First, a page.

And so it was when the topic of reconciliation was introduced in Salida.

[InContentAdTwo] In a recent High Country News article, Susan Tweit, a local writer and naturalist, shared her ideas about how techniques used in “reconciliation ecology” could be employed to “heal” political problems. It was an interesting notion, but Tweit’s description of Salida’s situation blamed all of the local political damage on one political faction – the slightly larger faction which had recently triumphed at the polls over the faction Tweit apparently prefers.
Tweit wrote that an “anti-growth faction” had “taken control of the city council” effectively firing the city administrator and also firing the city attorney and hiring a new one, and the “city’s highly regarded finance director quit, citing harassment,” and “other city employees also say they’ve been harassed at work and at home by supporters of the anti-growth faction.”
Tweit, however, failed to mention that the harassment in Salida comes from both sides, or that the new city attorney and his wife and children had been assailed in Riverside Park by a woman who was charged with harassment involving “obscene gestures or language.”
In response to Tweit’s article, Hal Brown, a Salida councilman, took offense and wrote an editorial for The Mountain Mail. Brown’s piece included a quote by “Ed and Martha Quillen,” written seventeen years ago, that he resurrected to refute Tweit’s contention that her town had been idyllic until recently.
Within hours of the paper’s distribution a friend wanted to know what I was going to do about Brown’s use of my name.

“Nothing,” I answered, because I didn’t even plan on reading the editorial page that day. In an attempt to retain some semblance of perspective, I usually put off reading local letters and editorials until I can absorb the punches and counter-punches in bunches, and have time to compare, contrast and root out more facts (which doesn’t necessarily help me ferret out the truth, but it’s an old habit, acquired when I worked for newspapers).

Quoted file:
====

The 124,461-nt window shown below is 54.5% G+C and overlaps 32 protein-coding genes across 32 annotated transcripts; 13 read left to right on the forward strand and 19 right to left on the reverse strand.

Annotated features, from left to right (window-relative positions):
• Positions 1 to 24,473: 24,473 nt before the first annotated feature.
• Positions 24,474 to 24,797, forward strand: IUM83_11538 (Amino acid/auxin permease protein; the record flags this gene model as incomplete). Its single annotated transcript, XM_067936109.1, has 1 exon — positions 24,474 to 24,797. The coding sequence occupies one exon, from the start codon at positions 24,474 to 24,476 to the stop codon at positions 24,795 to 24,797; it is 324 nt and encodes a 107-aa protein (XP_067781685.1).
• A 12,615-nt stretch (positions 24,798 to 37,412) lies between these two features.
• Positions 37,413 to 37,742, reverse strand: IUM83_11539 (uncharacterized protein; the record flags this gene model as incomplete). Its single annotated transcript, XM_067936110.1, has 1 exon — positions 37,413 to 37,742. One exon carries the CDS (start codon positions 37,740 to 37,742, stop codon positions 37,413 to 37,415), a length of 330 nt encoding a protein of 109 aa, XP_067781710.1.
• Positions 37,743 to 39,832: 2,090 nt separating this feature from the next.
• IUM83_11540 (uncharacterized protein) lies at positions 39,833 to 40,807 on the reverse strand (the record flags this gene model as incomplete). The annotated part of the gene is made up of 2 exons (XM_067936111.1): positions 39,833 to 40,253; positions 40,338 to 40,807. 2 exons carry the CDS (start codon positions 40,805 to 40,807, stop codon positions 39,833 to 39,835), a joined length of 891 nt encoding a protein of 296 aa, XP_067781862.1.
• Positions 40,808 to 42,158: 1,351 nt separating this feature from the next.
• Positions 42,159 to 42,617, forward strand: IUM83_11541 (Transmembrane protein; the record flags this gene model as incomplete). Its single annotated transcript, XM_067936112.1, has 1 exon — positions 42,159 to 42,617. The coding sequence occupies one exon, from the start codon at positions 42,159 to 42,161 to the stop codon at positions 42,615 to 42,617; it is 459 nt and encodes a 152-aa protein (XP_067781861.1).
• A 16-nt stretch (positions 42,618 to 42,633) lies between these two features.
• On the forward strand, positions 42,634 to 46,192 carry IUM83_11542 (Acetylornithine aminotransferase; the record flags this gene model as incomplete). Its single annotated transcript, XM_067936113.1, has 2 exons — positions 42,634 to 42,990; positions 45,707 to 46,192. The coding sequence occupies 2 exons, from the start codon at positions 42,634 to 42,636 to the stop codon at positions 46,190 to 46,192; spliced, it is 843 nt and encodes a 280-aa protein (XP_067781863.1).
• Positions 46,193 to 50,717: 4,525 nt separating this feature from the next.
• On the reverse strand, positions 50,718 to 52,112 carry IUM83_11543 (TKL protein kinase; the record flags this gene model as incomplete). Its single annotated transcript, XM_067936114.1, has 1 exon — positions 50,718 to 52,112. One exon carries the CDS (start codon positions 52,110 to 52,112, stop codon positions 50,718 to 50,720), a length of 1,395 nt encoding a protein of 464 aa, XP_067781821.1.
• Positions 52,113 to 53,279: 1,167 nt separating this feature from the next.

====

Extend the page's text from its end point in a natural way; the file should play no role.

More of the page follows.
Journalism is not what it used to be; it’s not impartial, nor still being vetted. Now it’s instant and coming from a million sources: cell phones, eyewitnesses, people under siege, enemy combatants, hackers, whistleblowers….
Today, nothing is safe, secure, or secret, including your Social Security number and sexual escapades. But instead of having more reliable information, what we have are countless conflicting accounts about nearly everything. And so it was with Tweit and Brown. And both of them led their editorials with an insult, which is also typical in modern commentary.
Brown began his by accusing Tweit of “besmirching” Salida with “misinformation” and wrote that she’d “descended into the lowest form of political discourse.”
I know Susan Tweit and am a great admirer of her blog, which is exceptionally readable and thought-provoking. I don’t know Hal Brown very well, but am acquainted with his wife, who always summons a smile and kind words when I greet her – despite the fact that she’s as much a target of community harassment as anyone.
I’m not sure why Congress, candidates and even citizens are so inclined to attack, but I figure it’s a stage. Modern information is less filtered, controlled and standardized. There’s so much of it that hardly anyone agrees on anything anymore, and that’s maddening.
But I don’t think we should go back to old-fashioned journalism. No way. In days gone by, journalists cloaked their contempt, anger and partiality in euphemistic accusations: Women should know their place. Blacks should be a credit to their race. Poor whites are mentally defective.
Now politicians and journalists may be too insulting and quick to criticize, but at least they’re not pretending to be impartial or polite.

Quillen lives in Chaffee County, where one can still escape the maddening mystique of modern media by communing with nature.